SAN FRANCISCO (AP) -- A federal judge on Tuesday upheld a gay judge's ruling to strike down California's same-sex marriage ban, noting that his fellow jurist could not be presumed to have a personal stake in the case just because he was in a long-term relationship with another man. We originally covered this story yesterday.
In a 19-page ruling, Chief U.S. District Judge James Ware said former Chief Judge Vaughn Walker had no obligation to divulge whether he wanted to marry his own gay partner before he declared last year that voter-approved Proposition 8 was unconstitutional.
Ware called it the first case in which a judge's same-sex relationship had led to calls for disqualification. He said there probably were similar struggles when race and gender were the issues.
The ruling does not settle the legal fight over Proposition 8. The 9th U.S. Circuit Court of Appeals is considering whether Walker properly concluded that denying gays and lesbians the right to marry violates their rights to due process and equal protection. For more information on Proposition 8 and its impact over California, watch the CNN clip below:
In his ruling, Ware cited previous cases dealing with women and minority judges in concluding that his predecessor had acted appropriately.
"The sole fact that a federal judge shares the same circumstances or personal characteristics with other members of the general public, and that the judge could be affected by the outcome of a proceeding in the same way that other members of the general public would be affected, is not a basis for either recusal or disqualification," he wrote.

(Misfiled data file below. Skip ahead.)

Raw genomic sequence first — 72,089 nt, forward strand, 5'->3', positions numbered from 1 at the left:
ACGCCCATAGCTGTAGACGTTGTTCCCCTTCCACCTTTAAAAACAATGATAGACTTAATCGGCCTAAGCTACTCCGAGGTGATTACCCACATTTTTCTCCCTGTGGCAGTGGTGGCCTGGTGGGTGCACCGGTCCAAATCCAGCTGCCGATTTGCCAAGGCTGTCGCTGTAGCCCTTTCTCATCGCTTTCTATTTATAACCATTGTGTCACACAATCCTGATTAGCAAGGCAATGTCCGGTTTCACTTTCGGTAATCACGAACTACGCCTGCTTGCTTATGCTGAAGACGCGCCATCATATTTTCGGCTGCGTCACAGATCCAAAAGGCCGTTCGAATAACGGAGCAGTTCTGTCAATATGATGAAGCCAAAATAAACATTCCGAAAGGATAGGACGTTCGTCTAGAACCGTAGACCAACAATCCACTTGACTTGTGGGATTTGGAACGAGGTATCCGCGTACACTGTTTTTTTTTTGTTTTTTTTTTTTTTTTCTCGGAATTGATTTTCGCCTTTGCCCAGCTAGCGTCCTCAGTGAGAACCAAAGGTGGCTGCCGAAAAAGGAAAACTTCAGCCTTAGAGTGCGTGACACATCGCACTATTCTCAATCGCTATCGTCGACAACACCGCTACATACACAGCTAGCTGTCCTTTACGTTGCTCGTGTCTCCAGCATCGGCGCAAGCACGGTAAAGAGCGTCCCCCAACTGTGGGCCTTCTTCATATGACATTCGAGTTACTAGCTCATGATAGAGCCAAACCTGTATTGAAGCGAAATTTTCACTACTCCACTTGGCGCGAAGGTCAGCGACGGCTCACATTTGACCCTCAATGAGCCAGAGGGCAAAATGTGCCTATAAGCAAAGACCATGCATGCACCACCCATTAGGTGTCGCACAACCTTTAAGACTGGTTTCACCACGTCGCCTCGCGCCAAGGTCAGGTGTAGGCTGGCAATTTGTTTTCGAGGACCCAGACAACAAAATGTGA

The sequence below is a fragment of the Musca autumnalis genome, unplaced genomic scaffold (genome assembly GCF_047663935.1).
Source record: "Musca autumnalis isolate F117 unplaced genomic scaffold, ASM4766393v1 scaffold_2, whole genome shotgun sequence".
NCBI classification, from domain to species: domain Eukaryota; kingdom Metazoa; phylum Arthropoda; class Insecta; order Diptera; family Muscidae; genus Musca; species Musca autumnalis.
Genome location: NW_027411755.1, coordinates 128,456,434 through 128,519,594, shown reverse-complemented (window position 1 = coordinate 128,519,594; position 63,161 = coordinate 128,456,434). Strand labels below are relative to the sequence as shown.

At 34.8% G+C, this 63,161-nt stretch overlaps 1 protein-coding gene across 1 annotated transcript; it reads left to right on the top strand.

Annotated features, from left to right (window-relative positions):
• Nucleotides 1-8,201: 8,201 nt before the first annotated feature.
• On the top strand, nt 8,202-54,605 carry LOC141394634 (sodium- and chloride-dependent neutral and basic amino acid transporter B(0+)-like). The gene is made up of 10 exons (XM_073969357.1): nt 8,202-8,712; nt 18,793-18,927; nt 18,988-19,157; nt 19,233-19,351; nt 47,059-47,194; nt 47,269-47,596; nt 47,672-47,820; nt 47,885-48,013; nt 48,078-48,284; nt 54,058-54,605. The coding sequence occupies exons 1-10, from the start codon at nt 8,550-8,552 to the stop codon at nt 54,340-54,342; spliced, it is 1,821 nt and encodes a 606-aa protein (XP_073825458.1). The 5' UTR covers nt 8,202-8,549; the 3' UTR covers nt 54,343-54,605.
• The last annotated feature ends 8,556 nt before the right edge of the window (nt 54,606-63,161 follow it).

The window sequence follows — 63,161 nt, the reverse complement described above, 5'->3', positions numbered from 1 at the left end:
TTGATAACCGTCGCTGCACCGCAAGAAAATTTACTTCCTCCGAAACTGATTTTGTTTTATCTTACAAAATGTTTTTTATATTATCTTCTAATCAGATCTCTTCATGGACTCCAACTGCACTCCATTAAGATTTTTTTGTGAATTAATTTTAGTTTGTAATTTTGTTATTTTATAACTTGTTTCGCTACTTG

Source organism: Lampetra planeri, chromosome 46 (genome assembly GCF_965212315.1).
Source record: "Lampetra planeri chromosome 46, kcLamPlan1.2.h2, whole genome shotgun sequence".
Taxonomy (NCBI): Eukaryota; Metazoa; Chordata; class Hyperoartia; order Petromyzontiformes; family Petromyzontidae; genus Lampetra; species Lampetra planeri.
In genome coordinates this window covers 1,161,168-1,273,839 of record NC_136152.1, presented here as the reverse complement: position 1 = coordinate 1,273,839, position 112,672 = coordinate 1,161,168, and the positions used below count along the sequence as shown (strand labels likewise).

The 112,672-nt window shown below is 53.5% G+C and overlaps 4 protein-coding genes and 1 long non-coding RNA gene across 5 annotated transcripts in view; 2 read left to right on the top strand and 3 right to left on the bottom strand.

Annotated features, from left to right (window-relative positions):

Lawyers for backers of the ban argued at a hearing Monday that Walker should have recused himself or disclosed his relationship because he and his partner stood to personally benefit from the verdict.
Walker publicly revealed after he retired in February that he is in a 10-year relationship with a man. Rumors that he was gay had circulated before and after he presided over the trial in early 2010.
Ware crisply rejected the idea that judges who are members of minority groups have more of a vested interest in the outcome of civil rights cases based on the U.S. Constitution than anyone else.
"We all have an equal stake in a case that challenges the constitutionality of a restriction on a fundamental right," Ware wrote. "The single characteristic that Judge Walker shares with the plaintiffs, albeit one that might not have been shared with the majority of Californians, gave him no greater interest in a proper decision on the merits than would exist for any other judge or citizen."
Many legal scholars had not expected Ware to overturn Walker's decision. They said having a judge's impartiality questioned because he is gay is new territory, but efforts to get female judges thrown off gender discrimination cases or Hispanic judges removed from immigration cases have failed.
Walker did not attend Monday's hearing on the matter.